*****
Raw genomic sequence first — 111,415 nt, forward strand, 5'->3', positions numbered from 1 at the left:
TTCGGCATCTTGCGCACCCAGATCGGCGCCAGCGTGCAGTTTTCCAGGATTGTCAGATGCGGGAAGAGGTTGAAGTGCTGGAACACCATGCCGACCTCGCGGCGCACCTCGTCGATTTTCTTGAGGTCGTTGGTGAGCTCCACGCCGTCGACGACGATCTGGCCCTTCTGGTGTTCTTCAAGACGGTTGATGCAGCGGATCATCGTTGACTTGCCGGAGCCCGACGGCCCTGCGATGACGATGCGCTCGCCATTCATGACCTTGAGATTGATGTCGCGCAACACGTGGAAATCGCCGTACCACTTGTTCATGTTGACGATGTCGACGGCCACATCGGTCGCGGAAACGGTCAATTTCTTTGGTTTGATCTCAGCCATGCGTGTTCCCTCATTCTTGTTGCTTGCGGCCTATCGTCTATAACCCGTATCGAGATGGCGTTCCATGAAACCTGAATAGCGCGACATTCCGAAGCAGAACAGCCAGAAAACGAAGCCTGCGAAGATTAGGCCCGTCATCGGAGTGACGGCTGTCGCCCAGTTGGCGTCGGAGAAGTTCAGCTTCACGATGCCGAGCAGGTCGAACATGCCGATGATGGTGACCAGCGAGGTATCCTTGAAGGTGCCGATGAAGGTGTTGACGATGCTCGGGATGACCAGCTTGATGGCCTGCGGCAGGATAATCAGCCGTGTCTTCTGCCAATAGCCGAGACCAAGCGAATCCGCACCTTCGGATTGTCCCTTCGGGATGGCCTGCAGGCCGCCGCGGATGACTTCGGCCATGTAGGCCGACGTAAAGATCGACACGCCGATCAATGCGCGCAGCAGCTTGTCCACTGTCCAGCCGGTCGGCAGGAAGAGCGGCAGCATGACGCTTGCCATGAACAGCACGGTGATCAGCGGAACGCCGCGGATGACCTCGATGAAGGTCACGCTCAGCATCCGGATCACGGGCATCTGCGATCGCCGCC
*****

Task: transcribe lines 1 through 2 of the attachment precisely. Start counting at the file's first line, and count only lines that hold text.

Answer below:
Raw genomic sequence first — 111,415 nt, forward strand, 5'->3', positions numbered from 1 at the left:
TTCGGCATCTTGCGCACCCAGATCGGCGCCAGCGTGCAGTTTTCCAGGATTGTCAGATGCGGGAAGAGGTTGAAGTGCTGGAACACCATGCCGACCTCGCGGCGCACCTCGTCGATTTTCTTGAGGTCGTTGGTGAGCTCCACGCCGTCGACGACGATCTGGCCCTTCTGGTGTTCTTCAAGACGGTTGATGCAGCGGATCATCGTTGACTTGCCGGAGCCCGACGGCCCTGCGATGACGATGCGCTCGCCATTCATGACCTTGAGATTGATGTCGCGCAACACGTGGAAATCGCCGTACCACTTGTTCATGTTGACGATGTCGACGGCCACATCGGTCGCGGAAACGGTCAATTTCTTTGGTTTGATCTCAGCCATGCGTGTTCCCTCATTCTTGTTGCTTGCGGCCTATCGTCTATAACCCGTATCGAGATGGCGTTCCATGAAACCTGAATAGCGCGACATTCCGAAGCAGAACAGCCAGAAAACGAAGCCTGCGAAGATTAGGCCCGTCATCGGAGTGACGGCTGTCGCCCAGTTGGCGTCGGAGAAGTTCAGCTTCACGATGCCGAGCAGGTCGAACATGCCGATGATGGTGACCAGCGAGGTATCCTTGAAGGTGCCGATGAAGGTGTTGACGATGCTCGGGATGACCAGCTTGATGGCCTGCGGCAGGATAATCAGCCGTGTCTTCTGCCAATAGCCGAGACCAAGCGAATCCGCACCTTCGGATTGTCCCTTCGGGATGGCCTGCAGGCCGCCGCGGATGACTTCGGCCATGTAGGCCGACGTAAAGATCGACACGCCGATCAATGCGCGCAGCAGCTTGTCCACTGTCCAGCCGGTCGGCAGGAAGAGCGGCAGCATGACGCTTGCCATGAACAGCACGGTGATCAGCGGAACGCCGCGGATGACCTCGATGAAGGTCACGCTCAGCATCCGGATCACGGGCATCTGCGATCGCCGCC